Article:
Saturday, February 28, 2009

Fire Coming Out of an English-Speaker’s Mouth

This week: a rare word that deserves more use, if through a metaphorical extension of its actual meaning.
ignivomous (IG-niv-AH-muss) — adjective: breathing fire.
For all I know, clever writers and speakers have long used the word to refer to people with foul tempers or with grandpa breath. And good on them. I just can’t imagine how anyone aside from volcanologists or dragonologists ever had a reason to use ignivomous literally. A Google search turned up two groups that mostly likely don’t use the word literally: a New York-based, art-advocating nonprofit and a Melboune-based death metal quartet. Not helping ignivomous’s chances of becoming any better-known among English-speakers is the fact that the latter Ignivomous choses to display its name in the stylized fashion pictured bleow.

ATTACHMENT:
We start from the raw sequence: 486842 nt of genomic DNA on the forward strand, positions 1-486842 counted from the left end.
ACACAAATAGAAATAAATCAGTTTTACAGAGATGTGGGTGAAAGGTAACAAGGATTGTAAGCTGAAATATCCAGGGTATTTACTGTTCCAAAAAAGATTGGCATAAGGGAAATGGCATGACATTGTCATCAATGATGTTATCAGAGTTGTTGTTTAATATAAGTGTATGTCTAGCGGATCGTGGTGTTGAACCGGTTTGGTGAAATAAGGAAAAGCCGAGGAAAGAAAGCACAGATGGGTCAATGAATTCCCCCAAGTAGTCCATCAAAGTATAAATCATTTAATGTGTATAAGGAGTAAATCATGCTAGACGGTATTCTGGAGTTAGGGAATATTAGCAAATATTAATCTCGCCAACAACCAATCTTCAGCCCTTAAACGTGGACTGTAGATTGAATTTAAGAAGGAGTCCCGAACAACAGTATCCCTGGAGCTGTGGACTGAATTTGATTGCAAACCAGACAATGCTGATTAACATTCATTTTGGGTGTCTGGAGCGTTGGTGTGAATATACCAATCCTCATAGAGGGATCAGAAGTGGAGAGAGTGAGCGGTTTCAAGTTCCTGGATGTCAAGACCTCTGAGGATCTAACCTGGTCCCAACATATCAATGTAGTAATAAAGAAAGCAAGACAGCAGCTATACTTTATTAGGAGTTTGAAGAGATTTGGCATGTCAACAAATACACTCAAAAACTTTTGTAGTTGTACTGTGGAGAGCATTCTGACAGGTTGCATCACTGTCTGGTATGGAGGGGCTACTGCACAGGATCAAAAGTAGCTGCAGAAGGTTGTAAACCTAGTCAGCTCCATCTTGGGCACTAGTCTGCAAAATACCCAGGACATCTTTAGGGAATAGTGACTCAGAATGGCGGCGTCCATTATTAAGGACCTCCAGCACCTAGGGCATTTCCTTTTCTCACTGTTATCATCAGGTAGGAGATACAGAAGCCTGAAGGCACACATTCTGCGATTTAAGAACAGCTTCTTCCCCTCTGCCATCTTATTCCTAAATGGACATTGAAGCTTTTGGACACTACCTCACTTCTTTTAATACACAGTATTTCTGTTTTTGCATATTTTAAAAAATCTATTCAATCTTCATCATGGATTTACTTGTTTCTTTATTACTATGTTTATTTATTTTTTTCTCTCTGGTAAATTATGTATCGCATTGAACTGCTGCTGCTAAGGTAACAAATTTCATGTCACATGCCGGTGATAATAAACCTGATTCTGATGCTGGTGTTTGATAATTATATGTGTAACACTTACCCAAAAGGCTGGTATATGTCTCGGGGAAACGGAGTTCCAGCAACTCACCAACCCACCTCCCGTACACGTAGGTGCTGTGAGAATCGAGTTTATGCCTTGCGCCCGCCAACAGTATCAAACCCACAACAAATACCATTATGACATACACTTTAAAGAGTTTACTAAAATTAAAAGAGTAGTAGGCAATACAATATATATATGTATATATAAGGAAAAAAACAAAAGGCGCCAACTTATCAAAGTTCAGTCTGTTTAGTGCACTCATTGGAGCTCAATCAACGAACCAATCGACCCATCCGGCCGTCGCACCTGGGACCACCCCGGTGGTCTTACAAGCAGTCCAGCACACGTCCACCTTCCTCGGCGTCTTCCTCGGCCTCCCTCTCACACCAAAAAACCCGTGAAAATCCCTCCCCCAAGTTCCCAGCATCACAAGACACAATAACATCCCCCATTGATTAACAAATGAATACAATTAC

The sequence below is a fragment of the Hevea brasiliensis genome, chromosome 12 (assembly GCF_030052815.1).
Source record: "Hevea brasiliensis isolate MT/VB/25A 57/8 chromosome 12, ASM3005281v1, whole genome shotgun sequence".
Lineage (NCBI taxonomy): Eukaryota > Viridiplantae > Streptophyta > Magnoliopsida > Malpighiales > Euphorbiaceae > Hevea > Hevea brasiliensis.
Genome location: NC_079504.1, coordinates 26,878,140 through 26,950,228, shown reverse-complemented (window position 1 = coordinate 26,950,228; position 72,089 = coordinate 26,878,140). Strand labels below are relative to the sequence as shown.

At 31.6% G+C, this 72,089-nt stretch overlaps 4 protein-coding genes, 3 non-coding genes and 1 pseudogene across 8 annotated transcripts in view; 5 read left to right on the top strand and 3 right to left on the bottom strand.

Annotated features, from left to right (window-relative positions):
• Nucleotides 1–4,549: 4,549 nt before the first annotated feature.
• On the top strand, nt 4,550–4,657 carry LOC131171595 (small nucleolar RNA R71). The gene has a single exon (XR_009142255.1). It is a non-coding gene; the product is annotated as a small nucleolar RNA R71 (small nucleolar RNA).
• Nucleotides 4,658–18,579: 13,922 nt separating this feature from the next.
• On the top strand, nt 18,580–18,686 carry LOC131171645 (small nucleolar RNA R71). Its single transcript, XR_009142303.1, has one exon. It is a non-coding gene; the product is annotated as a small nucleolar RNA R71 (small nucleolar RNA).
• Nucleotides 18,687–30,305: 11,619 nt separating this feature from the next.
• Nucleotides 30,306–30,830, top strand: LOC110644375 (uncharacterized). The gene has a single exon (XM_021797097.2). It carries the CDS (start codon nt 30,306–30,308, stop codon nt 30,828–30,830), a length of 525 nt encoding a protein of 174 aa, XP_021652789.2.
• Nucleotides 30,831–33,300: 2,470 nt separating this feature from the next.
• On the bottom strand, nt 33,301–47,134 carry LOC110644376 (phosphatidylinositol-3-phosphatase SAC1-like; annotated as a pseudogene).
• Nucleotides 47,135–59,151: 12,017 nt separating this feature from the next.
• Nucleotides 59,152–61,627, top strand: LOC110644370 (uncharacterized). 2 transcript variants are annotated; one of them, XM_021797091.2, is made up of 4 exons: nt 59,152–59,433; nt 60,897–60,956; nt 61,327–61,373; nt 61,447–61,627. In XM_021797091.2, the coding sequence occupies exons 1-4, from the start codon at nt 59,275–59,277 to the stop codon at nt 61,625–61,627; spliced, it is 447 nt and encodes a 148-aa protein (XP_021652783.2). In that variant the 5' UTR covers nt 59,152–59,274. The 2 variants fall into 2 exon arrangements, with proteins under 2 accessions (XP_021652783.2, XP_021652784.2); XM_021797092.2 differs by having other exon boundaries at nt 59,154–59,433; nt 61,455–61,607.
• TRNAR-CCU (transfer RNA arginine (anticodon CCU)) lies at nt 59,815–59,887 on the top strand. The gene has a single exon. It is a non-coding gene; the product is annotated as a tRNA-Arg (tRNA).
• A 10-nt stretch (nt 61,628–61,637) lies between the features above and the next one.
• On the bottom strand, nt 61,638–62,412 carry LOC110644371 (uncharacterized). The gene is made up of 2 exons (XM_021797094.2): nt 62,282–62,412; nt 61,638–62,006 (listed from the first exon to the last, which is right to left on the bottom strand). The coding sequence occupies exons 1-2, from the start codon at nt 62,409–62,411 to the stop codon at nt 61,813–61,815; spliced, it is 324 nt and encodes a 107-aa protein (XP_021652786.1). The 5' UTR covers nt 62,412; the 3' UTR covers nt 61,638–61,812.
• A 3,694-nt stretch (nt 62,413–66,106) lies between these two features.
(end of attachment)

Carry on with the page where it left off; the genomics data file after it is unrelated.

Igni-wha-wha? Perhaps they should take some tips from the other, more aesthetically savvy Ignivomous.

The word — even as an illegible band name — comes from the Latin words for “fire” and “to vomit,” in that order.

Previous words of the week:

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